When I was 27, I knew I needed to change some things up. Something inside was roiling around and I found that “Behold, my belly is as wine which hath no vent; it is ready to burst like new bottles.” (to quote Elihu in Job 32:19) In other words, I knew I had something to say and that it was slowly beginning to seep out. I’d grown up thinking that I was an artist and indeed going to become a professional one (that aspect of my creativity being the thing that got the most validation from my parents). But the things that were stirring deep in my insides were better rendered with words. I remember fawning over certain comic book artists and their styles and while I would practice, practice, practice, I never got over this nagging notion that [insert name of favorite comic book artist of the moment] could draw this and better than I could. I was pushing myself too hard. Let me back up a bit.
Having worked in and among books for some time, I knew what was out there literature-wise. And while my appetite for the graphic medium never dimmed (I still read comic books, in other words), I slowly developed an appetite for reading—and for certain books in particular. To say nothing of cover design, something about them and their message began to call to me from the stacks. So I devoured book after book and while I was indeed doing a specific thing (trying to resurrect the notion that Christianity is more than mythology for the modern age), something else began to emerge: my true self. This isn’t to say that I still don’t love to draw. However, were you today to ask me what I want to be when I grow up, it’d be, uh, professional philologist (that is, someone who studies rare texts), or linguist. Both of which fall under the banner of “writer”.
It was around this time that I became turned on to the writings of Seth Godin and—realizing that he had been blogging every day since 1991 (and continues to do so)—felt a reinvigoration in my creativity. Yet, citing the discipline that he had so evidently developed and exercised and perfected, something changed with reference to that gnawing feeling that I could never quite silence that said I was somehow unable to draw like the “old masters” (those comic book artists I idolized and still respect). I knew it was about long-term commitment and hard work and work ethic. In my teens, I may not have been all that inspired to perfect my visual art to the standards I had irrationally set for myself. However, after I began writing (and writing every day), I just knew that I was able to articulate any- and everything that came across the screen of my mind with all those words I had filled my brain with through all those books I had read. By July 17th, 2011, I was ready to start writing for the world. That’s the thing about blogging: anyone with an internet connection has access to the thoughts you think and the words with which you express said thoughts. You should totes try it out.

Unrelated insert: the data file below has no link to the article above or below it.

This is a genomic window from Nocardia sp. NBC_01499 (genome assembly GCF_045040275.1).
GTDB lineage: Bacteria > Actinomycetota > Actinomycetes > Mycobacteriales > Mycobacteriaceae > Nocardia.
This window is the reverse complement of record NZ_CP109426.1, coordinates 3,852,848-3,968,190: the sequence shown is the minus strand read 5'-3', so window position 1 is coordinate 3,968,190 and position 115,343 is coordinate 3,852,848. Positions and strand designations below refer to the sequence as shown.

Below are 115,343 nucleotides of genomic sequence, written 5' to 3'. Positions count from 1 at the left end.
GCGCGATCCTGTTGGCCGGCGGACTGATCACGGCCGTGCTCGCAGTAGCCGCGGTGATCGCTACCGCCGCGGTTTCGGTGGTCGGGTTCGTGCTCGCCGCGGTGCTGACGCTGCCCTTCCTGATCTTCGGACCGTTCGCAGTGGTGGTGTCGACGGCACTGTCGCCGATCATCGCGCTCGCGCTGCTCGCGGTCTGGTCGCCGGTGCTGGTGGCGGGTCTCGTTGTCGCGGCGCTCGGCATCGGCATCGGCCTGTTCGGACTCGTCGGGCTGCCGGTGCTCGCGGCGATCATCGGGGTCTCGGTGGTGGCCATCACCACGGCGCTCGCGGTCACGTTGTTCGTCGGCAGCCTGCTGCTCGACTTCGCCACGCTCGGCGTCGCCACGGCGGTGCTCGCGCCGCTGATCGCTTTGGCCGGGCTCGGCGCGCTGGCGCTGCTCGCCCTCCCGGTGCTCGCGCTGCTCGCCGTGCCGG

My early posts were short and to the point. Like primary colors. As I continued to write, however, my posts began to take on a life of their own and I took a page from Oswald Chambers and a new node began to emerge. The dream of writing a devotional rose to the surface and now, five years and 800+ posts later, I have collated the best 366 of my entries into a manuscript that is, say, 98% done and just about ready for submission. It’s called Everything Is Symbolic and I hope to have it out late this year. Not only does the manuscript need to be combed through for grammatical and Englishy-type consistency (I’ve done it myself but a fresh set of eyes is essential), it’s also on deck to run the gamut of a full theological fact-checking (though I’m not worried about that).
I’m on vacation this week. While I’m taking classes this term (because I actually do have to grow up and become a teacher), the one thing I intend to do with the time off is submit my completed manuscript (complete with index and table of contents), cover design, fluoron (logo), et al.
In closing, the whole point herein is to do something creative that excites you. Be it writing or art or any of the other attendant creative disciplines (dance, poetry, music, sculpture), I encourage you to dig in and to exercise the hardware with which you were born. Whether or not you agree with my politics (not much of that in my blog) or my religion (plenty of that) or even my interpretation of the Bible, it behooves you to work it out. Find the people who inspire you and if they’re still with us (I’ll let Chambers know later, if he doesn’t already), tell them what you think of them and their work (I’ve emailed Seth Godin thrice; he responded thrice). And get to work on your own thing!
I wish you the best!